And Anthony bade her farewellNo tear came into his eye,but he felt that he was no longer Molly's friendHot iron and cold iron alike take the skin from our lips,and we have the same feeling when we kiss itand he kissed himself into hatred as into love

      Within twenty-four hours Anthony was back in Eisenach,though certainly the horse on which he rode was ruined

      What matter!”he said:“I am ruined too;and I will destroy everything that can remind me of her,or of Lady Holle,or Venus the heathen woman!I will break down the appletree and tear it up by the roots,so that it shall never bear flower or fruit more!”

      But the appletree was not broken down,though he himself was brokendown,and bound on a couch by feverWhat could raise him up again?A medicine was presented to him which had strength to do thisthe bitterest of medicines,that shakes up body and spirit togetherAnthony's father ceased to be the richest of merchantsHeavy daysdays of trialwere at the door;misfortune came rolling into the house like great waves of the seaThe father became a poor manSorrow and suffering took away his strengthThen Anthony had to think of something else besides nursing his lovesorrows and his anger against MollyHe had to take his father's placeto give orders,to help,to act energetically,and at last to go out into the world and earn his bread

      Anthony went to BremenThere he learned what poverty and hard living meant;and these sometimes make the heart hard,and sometimes soften it,even too much

      How different the world was,and how different the people were from what he had supposed them to be in his childhood!What were the minnesinger's songs to him now?—an echo,a vanishing sound!Yes,that is what he thought sometimes;but again the songs would sound in his soul,and his heart became gentle

      God's will is best!”he would say then.“It was well that I was not permitted to keep Molly's heartthat she did not remain true to meWhat would it have led to now,when fortune has turned away from me?She quitted me before she knew of this loss of prosperity,or had any notion of what awaited meThat was a mercy of Providence towards meEverything has happened for the bestIt was not her faultand I have been so bitter,and have shown so much rancour towards her!”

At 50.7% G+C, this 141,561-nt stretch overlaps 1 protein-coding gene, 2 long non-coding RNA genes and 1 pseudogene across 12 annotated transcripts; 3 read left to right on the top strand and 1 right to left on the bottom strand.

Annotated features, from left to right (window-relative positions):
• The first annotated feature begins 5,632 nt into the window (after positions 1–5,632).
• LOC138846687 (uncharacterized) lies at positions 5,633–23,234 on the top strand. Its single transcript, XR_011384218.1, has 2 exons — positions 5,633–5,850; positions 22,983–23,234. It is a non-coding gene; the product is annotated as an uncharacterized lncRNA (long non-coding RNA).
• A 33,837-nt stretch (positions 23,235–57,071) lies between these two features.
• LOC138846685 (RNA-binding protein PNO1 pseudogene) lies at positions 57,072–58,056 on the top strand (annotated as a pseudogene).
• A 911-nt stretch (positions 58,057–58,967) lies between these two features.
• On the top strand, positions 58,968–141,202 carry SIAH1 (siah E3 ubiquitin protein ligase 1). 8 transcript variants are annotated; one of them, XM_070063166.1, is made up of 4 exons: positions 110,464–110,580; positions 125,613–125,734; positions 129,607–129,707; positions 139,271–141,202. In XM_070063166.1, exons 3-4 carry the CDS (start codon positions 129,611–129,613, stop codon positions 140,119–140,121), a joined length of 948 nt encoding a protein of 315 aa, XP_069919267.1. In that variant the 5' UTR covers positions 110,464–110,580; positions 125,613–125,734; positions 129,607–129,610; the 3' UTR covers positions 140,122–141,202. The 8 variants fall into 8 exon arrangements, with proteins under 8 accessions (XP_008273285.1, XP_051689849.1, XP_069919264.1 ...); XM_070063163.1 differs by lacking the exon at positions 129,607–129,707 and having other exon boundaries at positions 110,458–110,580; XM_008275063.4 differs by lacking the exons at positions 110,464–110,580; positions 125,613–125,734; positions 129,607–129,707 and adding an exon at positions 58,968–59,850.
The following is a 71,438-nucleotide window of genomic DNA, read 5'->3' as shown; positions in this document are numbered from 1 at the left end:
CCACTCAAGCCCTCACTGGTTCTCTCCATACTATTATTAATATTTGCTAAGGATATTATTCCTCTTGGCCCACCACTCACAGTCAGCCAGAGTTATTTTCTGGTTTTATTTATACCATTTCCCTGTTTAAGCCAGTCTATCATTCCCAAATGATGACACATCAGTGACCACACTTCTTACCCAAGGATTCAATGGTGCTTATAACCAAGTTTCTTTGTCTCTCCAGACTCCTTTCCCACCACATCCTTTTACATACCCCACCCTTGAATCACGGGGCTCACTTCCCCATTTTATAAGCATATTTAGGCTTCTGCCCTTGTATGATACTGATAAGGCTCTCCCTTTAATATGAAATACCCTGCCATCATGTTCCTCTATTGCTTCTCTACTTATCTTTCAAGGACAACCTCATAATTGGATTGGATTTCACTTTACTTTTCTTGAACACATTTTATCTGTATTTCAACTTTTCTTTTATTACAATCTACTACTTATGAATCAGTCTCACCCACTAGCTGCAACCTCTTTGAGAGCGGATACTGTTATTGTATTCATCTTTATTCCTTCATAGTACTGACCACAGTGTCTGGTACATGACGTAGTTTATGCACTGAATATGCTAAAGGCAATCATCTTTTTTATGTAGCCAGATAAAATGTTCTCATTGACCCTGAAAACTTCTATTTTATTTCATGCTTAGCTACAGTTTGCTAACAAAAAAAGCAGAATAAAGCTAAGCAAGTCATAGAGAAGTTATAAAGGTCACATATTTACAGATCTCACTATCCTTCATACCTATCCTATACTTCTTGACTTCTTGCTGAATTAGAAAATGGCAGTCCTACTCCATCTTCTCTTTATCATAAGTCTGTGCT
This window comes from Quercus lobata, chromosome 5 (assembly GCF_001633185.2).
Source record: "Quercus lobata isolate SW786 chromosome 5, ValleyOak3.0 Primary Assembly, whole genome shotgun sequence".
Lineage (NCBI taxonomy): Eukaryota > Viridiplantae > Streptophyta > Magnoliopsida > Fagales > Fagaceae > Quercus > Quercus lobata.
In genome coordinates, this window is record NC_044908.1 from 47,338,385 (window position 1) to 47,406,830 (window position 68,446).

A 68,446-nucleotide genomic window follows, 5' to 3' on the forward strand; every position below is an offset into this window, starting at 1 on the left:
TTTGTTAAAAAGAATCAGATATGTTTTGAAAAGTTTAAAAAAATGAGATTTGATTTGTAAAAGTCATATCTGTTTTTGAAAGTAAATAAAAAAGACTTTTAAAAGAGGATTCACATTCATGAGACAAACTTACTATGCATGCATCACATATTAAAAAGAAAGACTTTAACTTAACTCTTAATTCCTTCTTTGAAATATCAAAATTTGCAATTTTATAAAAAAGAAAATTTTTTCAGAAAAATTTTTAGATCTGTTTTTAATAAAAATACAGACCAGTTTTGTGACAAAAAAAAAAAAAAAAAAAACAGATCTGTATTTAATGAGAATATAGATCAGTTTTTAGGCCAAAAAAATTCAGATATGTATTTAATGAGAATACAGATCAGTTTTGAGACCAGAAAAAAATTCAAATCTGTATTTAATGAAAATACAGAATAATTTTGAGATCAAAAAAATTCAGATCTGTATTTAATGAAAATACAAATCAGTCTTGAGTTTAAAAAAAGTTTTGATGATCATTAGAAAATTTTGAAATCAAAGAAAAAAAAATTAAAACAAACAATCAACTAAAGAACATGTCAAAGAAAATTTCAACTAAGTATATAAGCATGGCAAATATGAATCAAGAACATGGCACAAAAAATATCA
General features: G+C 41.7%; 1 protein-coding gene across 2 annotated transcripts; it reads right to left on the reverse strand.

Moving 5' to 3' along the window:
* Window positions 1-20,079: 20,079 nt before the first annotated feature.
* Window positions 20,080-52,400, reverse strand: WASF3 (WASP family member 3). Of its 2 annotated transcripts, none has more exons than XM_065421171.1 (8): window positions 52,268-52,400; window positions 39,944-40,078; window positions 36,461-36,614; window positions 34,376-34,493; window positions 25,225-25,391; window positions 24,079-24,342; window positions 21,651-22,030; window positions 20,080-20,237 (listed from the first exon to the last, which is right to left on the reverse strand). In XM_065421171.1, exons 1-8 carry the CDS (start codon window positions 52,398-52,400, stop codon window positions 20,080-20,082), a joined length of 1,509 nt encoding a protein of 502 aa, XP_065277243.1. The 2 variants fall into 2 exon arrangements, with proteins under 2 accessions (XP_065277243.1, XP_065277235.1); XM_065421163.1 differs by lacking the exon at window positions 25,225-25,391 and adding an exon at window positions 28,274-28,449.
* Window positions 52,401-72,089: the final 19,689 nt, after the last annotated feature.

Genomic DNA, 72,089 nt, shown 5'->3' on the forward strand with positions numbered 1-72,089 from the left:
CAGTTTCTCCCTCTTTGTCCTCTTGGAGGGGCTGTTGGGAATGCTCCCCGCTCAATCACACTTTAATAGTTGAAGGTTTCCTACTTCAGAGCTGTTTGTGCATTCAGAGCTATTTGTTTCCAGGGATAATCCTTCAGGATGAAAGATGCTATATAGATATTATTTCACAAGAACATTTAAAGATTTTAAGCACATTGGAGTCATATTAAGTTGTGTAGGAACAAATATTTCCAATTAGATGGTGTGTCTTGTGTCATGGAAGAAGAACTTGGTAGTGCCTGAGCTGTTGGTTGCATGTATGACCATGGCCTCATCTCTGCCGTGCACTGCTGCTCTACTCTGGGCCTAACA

And years went byAnthony's father was dead,and strangers lived in the old houseBut Anthony was destined to see it againHis rich employer sent him on commercial journeys,and his duty led him into his native town of EisenachThe old Wartburg stood unchanged on the mountain,withthe monk and the nunhewn out in stoneThe great oaks gave to the scene the outlines it had possessed in his childish daysThe Venus Mount glimmered grey and naked over the valleyHe would have been glad to cry,“Lady Holle,Lady Holle,unlock the door,and I shall enter and remain in my native earth!”

      That was a sinful thought,and he blessed himself to drive it awayThen a little bird out of the thicket sang clearly,and the old minnesong came into his mind

      From the forest,down in the vale,

      Sang her sweet song the nightingale

      And here in the town of his childhood,which he thus saw again through tears,much came back into his remembranceHis father's house stood as in the old times;but the garden was altered,and a fieldpath led over a portion of the old ground,and the appletree that he had not broken down stood there,but outside the gar-den,on the farther side of the pathBut the sun threw its rays on the appletree as in the old days,the dew descended gently upon it as then,and it bore such a burden of fruit hat the branches were bent down towards the earth

      That flourishes!”he said.“The tree can grow!”

      Nevertheless,one of the branches of the tree was brokenMischievous hands had torn it down towards the ground;for now the tree stood by the public way

      They break its blossoms off without a feeling of thankfulnessthey steal its fruit and break the branchesOne might say of the tree as has been said of some men—‘It was not sung at his cradle that it should come thus’How brightly its history began,and what has it come to?Forsaken and forgottena garden tree by the hedge,in the field,and on the public way!There it stands unprotected,plundered,and broken!It has certainly not died,but in the course of years the number of blossoms will diminish;at last the fruit will cease altogether;and at lastat last all will be over!”

      Such were Anthony's thoughts under the tree;such were his thoughts during many a night in the lonely chamber of the wooden house in the distant landin the street of the small houses in Copenhagen,whither his rich employer,the Bremn merchant,had sent him,first makin it a condition that he should not marry

      Marry!Ha,ha!”he 1aughed bitterly to himself

      Winter had set in early;it was freezing hardWithout,a snowstorm was raging,so that every one who could do so remained at home;thus,too,it happened that those who lived opposite to Anthony did not notice that for two days his house had not been unlocked,and that he did not show himself;for who would go out unnecessarily in such weather?